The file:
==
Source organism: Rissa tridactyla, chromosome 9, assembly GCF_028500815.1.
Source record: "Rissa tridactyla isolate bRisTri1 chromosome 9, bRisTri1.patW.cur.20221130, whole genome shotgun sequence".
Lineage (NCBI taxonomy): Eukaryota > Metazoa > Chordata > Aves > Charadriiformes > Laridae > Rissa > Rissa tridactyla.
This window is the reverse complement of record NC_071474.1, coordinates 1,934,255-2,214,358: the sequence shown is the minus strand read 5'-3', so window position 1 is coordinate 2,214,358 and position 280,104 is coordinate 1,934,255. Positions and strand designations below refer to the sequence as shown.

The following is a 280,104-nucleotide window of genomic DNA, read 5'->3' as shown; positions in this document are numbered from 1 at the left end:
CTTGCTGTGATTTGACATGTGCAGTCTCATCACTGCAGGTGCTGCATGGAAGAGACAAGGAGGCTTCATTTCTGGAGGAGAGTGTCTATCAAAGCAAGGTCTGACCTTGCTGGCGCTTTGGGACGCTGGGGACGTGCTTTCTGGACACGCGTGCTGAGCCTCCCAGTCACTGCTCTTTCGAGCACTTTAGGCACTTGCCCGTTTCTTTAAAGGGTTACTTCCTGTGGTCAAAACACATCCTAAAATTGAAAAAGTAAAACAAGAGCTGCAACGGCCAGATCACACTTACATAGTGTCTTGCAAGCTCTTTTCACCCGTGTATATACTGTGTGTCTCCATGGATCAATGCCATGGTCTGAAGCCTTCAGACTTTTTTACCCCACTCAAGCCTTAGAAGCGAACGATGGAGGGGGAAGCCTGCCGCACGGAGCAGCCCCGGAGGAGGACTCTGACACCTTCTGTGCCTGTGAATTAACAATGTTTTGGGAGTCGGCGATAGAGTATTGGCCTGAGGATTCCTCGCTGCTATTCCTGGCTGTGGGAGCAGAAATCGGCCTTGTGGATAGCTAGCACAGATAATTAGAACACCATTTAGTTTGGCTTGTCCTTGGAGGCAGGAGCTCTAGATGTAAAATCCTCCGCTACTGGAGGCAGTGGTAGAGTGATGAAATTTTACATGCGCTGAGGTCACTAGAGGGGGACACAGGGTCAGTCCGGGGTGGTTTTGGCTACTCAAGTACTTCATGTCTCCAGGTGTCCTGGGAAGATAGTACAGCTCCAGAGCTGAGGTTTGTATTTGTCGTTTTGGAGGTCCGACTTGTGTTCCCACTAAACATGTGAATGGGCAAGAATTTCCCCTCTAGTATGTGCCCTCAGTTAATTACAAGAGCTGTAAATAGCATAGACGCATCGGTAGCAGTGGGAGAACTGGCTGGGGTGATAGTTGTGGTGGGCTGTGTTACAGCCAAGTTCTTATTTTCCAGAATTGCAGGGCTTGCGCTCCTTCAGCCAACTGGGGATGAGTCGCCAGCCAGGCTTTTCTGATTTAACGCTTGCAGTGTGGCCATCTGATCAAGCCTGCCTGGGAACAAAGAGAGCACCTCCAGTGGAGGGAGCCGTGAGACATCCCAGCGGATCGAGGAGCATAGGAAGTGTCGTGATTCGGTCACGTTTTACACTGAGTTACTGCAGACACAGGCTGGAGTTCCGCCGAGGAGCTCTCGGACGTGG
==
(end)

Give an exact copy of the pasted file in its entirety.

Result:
Source organism: Rissa tridactyla, chromosome 9, assembly GCF_028500815.1.
Source record: "Rissa tridactyla isolate bRisTri1 chromosome 9, bRisTri1.patW.cur.20221130, whole genome shotgun sequence".
Lineage (NCBI taxonomy): Eukaryota > Metazoa > Chordata > Aves > Charadriiformes > Laridae > Rissa > Rissa tridactyla.
This window is the reverse complement of record NC_071474.1, coordinates 1,934,255-2,214,358: the sequence shown is the minus strand read 5'-3', so window position 1 is coordinate 2,214,358 and position 280,104 is coordinate 1,934,255. Positions and strand designations below refer to the sequence as shown.

The following is a 280,104-nucleotide window of genomic DNA, read 5'->3' as shown; positions in this document are numbered from 1 at the left end:
CTTGCTGTGATTTGACATGTGCAGTCTCATCACTGCAGGTGCTGCATGGAAGAGACAAGGAGGCTTCATTTCTGGAGGAGAGTGTCTATCAAAGCAAGGTCTGACCTTGCTGGCGCTTTGGGACGCTGGGGACGTGCTTTCTGGACACGCGTGCTGAGCCTCCCAGTCACTGCTCTTTCGAGCACTTTAGGCACTTGCCCGTTTCTTTAAAGGGTTACTTCCTGTGGTCAAAACACATCCTAAAATTGAAAAAGTAAAACAAGAGCTGCAACGGCCAGATCACACTTACATAGTGTCTTGCAAGCTCTTTTCACCCGTGTATATACTGTGTGTCTCCATGGATCAATGCCATGGTCTGAAGCCTTCAGACTTTTTTACCCCACTCAAGCCTTAGAAGCGAACGATGGAGGGGGAAGCCTGCCGCACGGAGCAGCCCCGGAGGAGGACTCTGACACCTTCTGTGCCTGTGAATTAACAATGTTTTGGGAGTCGGCGATAGAGTATTGGCCTGAGGATTCCTCGCTGCTATTCCTGGCTGTGGGAGCAGAAATCGGCCTTGTGGATAGCTAGCACAGATAATTAGAACACCATTTAGTTTGGCTTGTCCTTGGAGGCAGGAGCTCTAGATGTAAAATCCTCCGCTACTGGAGGCAGTGGTAGAGTGATGAAATTTTACATGCGCTGAGGTCACTAGAGGGGGACACAGGGTCAGTCCGGGGTGGTTTTGGCTACTCAAGTACTTCATGTCTCCAGGTGTCCTGGGAAGATAGTACAGCTCCAGAGCTGAGGTTTGTATTTGTCGTTTTGGAGGTCCGACTTGTGTTCCCACTAAACATGTGAATGGGCAAGAATTTCCCCTCTAGTATGTGCCCTCAGTTAATTACAAGAGCTGTAAATAGCATAGACGCATCGGTAGCAGTGGGAGAACTGGCTGGGGTGATAGTTGTGGTGGGCTGTGTTACAGCCAAGTTCTTATTTTCCAGAATTGCAGGGCTTGCGCTCCTTCAGCCAACTGGGGATGAGTCGCCAGCCAGGCTTTTCTGATTTAACGCTTGCAGTGTGGCCATCTGATCAAGCCTGCCTGGGAACAAAGAGAGCACCTCCAGTGGAGGGAGCCGTGAGACATCCCAGCGGATCGAGGAGCATAGGAAGTGTCGTGATTCGGTCACGTTTTACACTGAGTTACTGCAGACACAGGCTGGAGTTCCGCCGAGGAGCTCTCGGACGTGG